The “K.I. Hack” Explained


As endurance athletes we all face the same hard truth:  Eventually age catches up to us and begins to pass us by.  What we all fear begins to happen: We slow down.

If we look at this aging process strictly from metabolic (aerobic) fitness, that decline begins at the young age of 25!  This is derived from scientific studies measuring VO2max as an indicator of metabolic fitness: After age 25, we start to lose it.

Twenty five??  But wait!  Many of us don’t discover our passion for all things endurance until much later in life.  Are we starting already on the downhill slide?  What’s going to motivate us if we don’t feel like we are getting faster?

There is Hope!

We can continue to get faster, even beyond that aerobic prime at 25 years old.  And even bib_circlewhen we do begin to slow down some time later in life, we can continue to experience improvement in the arena of endurance athletics.  We can enjoy a deep sense of satisfaction and accomplishment well into our 50’s, 60’s, 70’s, and beyond. 

How? The short answer is “K.I.” – “kinetic intelligence”.

Kinetic Intelligence explains why the top male and female triathletes crowned each year as world champions at Hawaii Ironman tend to be in their mid-30’s – a decade beyond aerobic primetime. 

So what is this K.I.?  And how can it outrun that decade of aerobic decline?

KI Benefit

To explore this form of intelligence, let’s begin with this question: “What is the benefit of Amaray TemplateKI, and how will it make me a better athlete – at any age?”

The primary benefit of kinetic intelligence is better and more efficient technique.  No matter how old you are, if you improve your technique, you will swim, bike, run, ski, paddle, etc. faster and/or farther with:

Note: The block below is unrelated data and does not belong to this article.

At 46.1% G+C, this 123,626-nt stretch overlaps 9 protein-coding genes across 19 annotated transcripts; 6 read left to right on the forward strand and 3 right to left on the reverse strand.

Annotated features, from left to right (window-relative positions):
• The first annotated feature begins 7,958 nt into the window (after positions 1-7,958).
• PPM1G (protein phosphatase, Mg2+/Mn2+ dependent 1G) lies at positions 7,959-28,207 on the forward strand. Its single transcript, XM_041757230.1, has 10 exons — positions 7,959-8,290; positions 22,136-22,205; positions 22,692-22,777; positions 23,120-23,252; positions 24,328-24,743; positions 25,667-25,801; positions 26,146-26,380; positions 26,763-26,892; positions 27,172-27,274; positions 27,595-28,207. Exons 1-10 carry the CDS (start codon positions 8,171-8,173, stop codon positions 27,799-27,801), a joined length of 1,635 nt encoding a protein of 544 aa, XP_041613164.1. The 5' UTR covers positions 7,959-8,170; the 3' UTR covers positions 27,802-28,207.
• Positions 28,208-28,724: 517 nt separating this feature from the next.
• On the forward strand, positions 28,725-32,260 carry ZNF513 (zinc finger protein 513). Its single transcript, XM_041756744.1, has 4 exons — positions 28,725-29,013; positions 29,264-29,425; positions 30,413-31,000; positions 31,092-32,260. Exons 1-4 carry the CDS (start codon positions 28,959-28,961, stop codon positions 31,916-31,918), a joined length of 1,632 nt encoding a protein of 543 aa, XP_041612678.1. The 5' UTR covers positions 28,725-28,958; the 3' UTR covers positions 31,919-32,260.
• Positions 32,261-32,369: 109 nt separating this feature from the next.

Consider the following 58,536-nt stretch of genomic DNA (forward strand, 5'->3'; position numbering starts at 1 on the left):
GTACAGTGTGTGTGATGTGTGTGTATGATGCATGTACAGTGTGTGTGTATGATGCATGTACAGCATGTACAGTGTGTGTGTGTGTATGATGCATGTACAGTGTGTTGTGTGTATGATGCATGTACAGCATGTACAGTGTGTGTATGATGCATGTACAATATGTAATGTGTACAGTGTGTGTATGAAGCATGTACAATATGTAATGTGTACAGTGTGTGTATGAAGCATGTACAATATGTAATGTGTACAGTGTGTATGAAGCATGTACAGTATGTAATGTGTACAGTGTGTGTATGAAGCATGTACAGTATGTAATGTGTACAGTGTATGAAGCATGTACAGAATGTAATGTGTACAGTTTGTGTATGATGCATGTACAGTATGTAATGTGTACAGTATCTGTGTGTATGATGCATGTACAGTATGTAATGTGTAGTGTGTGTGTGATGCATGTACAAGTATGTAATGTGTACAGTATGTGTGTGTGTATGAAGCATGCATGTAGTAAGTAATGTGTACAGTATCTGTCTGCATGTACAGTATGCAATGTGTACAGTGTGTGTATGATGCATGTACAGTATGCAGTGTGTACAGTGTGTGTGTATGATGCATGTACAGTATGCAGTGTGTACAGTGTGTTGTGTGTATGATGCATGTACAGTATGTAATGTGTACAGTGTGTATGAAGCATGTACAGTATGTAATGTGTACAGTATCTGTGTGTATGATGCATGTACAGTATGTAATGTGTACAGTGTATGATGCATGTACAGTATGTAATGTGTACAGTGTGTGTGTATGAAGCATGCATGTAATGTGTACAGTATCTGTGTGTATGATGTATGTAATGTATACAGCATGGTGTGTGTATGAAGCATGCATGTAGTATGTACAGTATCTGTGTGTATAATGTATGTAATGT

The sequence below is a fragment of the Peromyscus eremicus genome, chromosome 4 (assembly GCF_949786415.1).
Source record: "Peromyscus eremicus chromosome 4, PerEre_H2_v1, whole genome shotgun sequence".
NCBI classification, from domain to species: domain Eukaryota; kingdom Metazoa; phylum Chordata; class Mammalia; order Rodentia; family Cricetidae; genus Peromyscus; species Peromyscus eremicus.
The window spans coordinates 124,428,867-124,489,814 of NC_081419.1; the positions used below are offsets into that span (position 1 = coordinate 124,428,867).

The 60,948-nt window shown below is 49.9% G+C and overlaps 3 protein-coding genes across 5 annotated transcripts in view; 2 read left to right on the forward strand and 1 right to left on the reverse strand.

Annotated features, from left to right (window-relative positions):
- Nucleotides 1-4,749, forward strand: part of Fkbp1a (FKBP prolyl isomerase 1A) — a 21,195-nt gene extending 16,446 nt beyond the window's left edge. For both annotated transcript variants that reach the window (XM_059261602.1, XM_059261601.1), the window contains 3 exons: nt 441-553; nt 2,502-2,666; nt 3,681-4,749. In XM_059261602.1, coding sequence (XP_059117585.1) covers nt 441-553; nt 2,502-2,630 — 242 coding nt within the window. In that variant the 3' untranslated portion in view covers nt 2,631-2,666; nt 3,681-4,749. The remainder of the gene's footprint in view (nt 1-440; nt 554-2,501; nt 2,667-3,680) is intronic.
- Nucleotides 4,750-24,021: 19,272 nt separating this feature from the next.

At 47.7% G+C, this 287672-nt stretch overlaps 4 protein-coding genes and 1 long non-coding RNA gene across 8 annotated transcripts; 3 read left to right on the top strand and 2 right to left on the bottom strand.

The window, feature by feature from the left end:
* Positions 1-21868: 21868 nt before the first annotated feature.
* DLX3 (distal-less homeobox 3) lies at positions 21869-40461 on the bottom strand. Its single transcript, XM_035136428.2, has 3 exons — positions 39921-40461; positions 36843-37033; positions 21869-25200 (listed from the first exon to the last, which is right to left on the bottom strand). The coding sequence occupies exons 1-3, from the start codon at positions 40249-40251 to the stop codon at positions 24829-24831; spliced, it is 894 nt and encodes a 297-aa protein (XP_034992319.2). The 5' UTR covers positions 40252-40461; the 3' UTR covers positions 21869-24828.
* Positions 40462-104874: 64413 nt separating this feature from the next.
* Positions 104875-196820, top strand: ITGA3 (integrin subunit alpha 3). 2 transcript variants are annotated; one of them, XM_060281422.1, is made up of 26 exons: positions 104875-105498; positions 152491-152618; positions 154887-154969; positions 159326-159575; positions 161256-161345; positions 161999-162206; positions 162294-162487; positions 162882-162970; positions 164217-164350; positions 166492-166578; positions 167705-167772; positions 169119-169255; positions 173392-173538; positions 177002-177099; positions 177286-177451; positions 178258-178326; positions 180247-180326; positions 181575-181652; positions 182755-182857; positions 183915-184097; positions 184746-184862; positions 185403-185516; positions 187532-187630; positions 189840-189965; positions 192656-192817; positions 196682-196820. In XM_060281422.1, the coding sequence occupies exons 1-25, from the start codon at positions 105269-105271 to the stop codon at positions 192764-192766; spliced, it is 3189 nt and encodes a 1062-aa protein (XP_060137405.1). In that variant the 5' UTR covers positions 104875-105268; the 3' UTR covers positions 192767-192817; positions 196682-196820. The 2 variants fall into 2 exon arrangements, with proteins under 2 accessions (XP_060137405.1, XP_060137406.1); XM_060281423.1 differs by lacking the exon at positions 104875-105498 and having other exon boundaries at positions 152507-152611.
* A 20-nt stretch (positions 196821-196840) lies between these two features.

• less energy and less exertion
  • less pain and less risk of injury
  • faster recoveries
  • a more accurate sense of pacing – without relying on monitors and gadgets
  • greater flow and finesse – even at high intensity
  • greater versatility in the distances, formats and terrain you perform at
  • a higher level of perceptual acuity and mental engagement

With KI, you are a smarter, more versatile, adaptable and efficient athlete – at any age.

Training Kinetic Intelligence: PAGES

How do we train and develop KI?  Will it compromise targeted metabolic training?

We train and develop KI by expanding our focus for each training session to target more than just metabolic fitness.   In the entire spectrum of metabolic intensity – from easy recovery to high-intensity intervals – we focus on training “PAGES” technique with every stroke, every stride. 

PAGES technique:

  • Precise
  • Aligned
  • Graceful
  • Efficient
  • Seamless


Underlying PAGES as the very foundation of efficient technique is our ability to translate alliance-gravity-600x450-1the (vertical) pull of gravity into (horizontal) forward movement.  This begins with the “A” in PAGES – Aligned.

I call this “effortless power”.  It’s a term coined by Peter Ralston.  Effortless power arises as we use and direct forces available to us while minimizing the amount of force we actually generate.  The slogan I have for this:

Finesse is stronger than force.

I have been building and improving my alliance with gravity for over four decades now.  And this improvement continues.  At age 61, yes, I am slowing down.  However, I enjoy both my day-to-day training and my frequent racing performances more now than ever before.

What About Aerobic Fitness?

My emphasis on pursuing KI in each and every training session does not seem to compromise or adversely affect my metabolic fitness.  Recently I tested at 99th percentile for VO2max at my age group.

You can train both metabolic fitness and kinetic intelligence simultaneously.

Tips For KI Training


For most of us, our training sessions are structured and focused on “hitting the numbers” to improve or preserve metabolic fitness.  We focus on heart rate, power and pace to govern each session.  Expanding to include KI training may be unfamiliar at first.  To introduce this new pursuit, start with your recovery training sessions.  In these sessions you are not driven or distracted by metrics. You can relax and be more present with the sense-felt experiences of your body, and less fixated on the mentally distracting metrics.

During these easy sessions, focus on what you feel, and not on what the monitors tell you. Focus on each stride, each stroke and each breath.  In simplest terms, BE HERE NOW: Often times when we train, our fixation with hitting the numbers distracts us from really feeling what we are doing right now.  And this is the only place where we can improve PAGES – here and now.


In Zen tradition, there is an expression – Beginner’s Mind.